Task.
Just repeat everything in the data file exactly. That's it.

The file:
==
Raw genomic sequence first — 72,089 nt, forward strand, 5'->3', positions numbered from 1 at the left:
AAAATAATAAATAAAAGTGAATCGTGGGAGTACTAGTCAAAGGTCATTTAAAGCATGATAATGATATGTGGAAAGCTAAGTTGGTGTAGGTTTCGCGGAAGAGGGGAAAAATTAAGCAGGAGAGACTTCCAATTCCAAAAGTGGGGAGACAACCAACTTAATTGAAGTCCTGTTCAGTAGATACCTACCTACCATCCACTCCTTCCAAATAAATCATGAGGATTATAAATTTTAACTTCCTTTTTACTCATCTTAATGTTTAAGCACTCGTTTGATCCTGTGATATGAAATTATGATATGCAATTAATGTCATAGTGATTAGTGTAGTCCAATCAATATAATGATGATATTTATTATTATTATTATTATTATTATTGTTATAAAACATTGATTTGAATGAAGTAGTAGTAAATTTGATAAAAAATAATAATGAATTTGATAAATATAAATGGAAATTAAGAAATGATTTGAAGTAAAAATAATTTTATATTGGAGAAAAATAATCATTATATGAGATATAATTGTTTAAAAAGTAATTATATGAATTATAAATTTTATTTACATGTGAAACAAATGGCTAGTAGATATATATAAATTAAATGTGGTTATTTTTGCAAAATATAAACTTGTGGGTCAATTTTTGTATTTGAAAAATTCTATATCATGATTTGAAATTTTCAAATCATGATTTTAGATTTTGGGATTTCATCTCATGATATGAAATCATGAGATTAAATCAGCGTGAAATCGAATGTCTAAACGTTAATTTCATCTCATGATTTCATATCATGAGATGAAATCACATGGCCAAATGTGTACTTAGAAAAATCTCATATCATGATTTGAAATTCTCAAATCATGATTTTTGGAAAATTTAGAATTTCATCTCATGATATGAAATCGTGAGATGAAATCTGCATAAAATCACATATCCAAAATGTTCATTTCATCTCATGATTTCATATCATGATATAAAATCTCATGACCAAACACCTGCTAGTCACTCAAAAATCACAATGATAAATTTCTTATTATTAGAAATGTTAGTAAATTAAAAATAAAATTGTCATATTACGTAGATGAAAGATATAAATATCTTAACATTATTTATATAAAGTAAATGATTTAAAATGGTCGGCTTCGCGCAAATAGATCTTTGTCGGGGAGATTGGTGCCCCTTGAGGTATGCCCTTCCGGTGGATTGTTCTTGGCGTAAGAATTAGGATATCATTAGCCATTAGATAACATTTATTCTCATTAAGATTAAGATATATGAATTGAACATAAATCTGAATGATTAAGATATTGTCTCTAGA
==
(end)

Raw genomic sequence first — 72,089 nt, forward strand, 5'->3', positions numbered from 1 at the left:
AAAATAATAAATAAAAGTGAATCGTGGGAGTACTAGTCAAAGGTCATTTAAAGCATGATAATGATATGTGGAAAGCTAAGTTGGTGTAGGTTTCGCGGAAGAGGGGAAAAATTAAGCAGGAGAGACTTCCAATTCCAAAAGTGGGGAGACAACCAACTTAATTGAAGTCCTGTTCAGTAGATACCTACCTACCATCCACTCCTTCCAAATAAATCATGAGGATTATAAATTTTAACTTCCTTTTTACTCATCTTAATGTTTAAGCACTCGTTTGATCCTGTGATATGAAATTATGATATGCAATTAATGTCATAGTGATTAGTGTAGTCCAATCAATATAATGATGATATTTATTATTATTATTATTATTATTATTGTTATAAAACATTGATTTGAATGAAGTAGTAGTAAATTTGATAAAAAATAATAATGAATTTGATAAATATAAATGGAAATTAAGAAATGATTTGAAGTAAAAATAATTTTATATTGGAGAAAAATAATCATTATATGAGATATAATTGTTTAAAAAGTAATTATATGAATTATAAATTTTATTTACATGTGAAACAAATGGCTAGTAGATATATATAAATTAAATGTGGTTATTTTTGCAAAATATAAACTTGTGGGTCAATTTTTGTATTTGAAAAATTCTATATCATGATTTGAAATTTTCAAATCATGATTTTAGATTTTGGGATTTCATCTCATGATATGAAATCATGAGATTAAATCAGCGTGAAATCGAATGTCTAAACGTTAATTTCATCTCATGATTTCATATCATGAGATGAAATCACATGGCCAAATGTGTACTTAGAAAAATCTCATATCATGATTTGAAATTCTCAAATCATGATTTTTGGAAAATTTAGAATTTCATCTCATGATATGAAATCGTGAGATGAAATCTGCATAAAATCACATATCCAAAATGTTCATTTCATCTCATGATTTCATATCATGATATAAAATCTCATGACCAAACACCTGCTAGTCACTCAAAAATCACAATGATAAATTTCTTATTATTAGAAATGTTAGTAAATTAAAAATAAAATTGTCATATTACGTAGATGAAAGATATAAATATCTTAACATTATTTATATAAAGTAAATGATTTAAAATGGTCGGCTTCGCGCAAATAGATCTTTGTCGGGGAGATTGGTGCCCCTTGAGGTATGCCCTTCCGGTGGATTGTTCTTGGCGTAAGAATTAGGATATCATTAGCCATTAGATAACATTTATTCTCATTAAGATTAAGATATATGAATTGAACATAAATCTGAATGATTAAGATATTGTCTCTAGA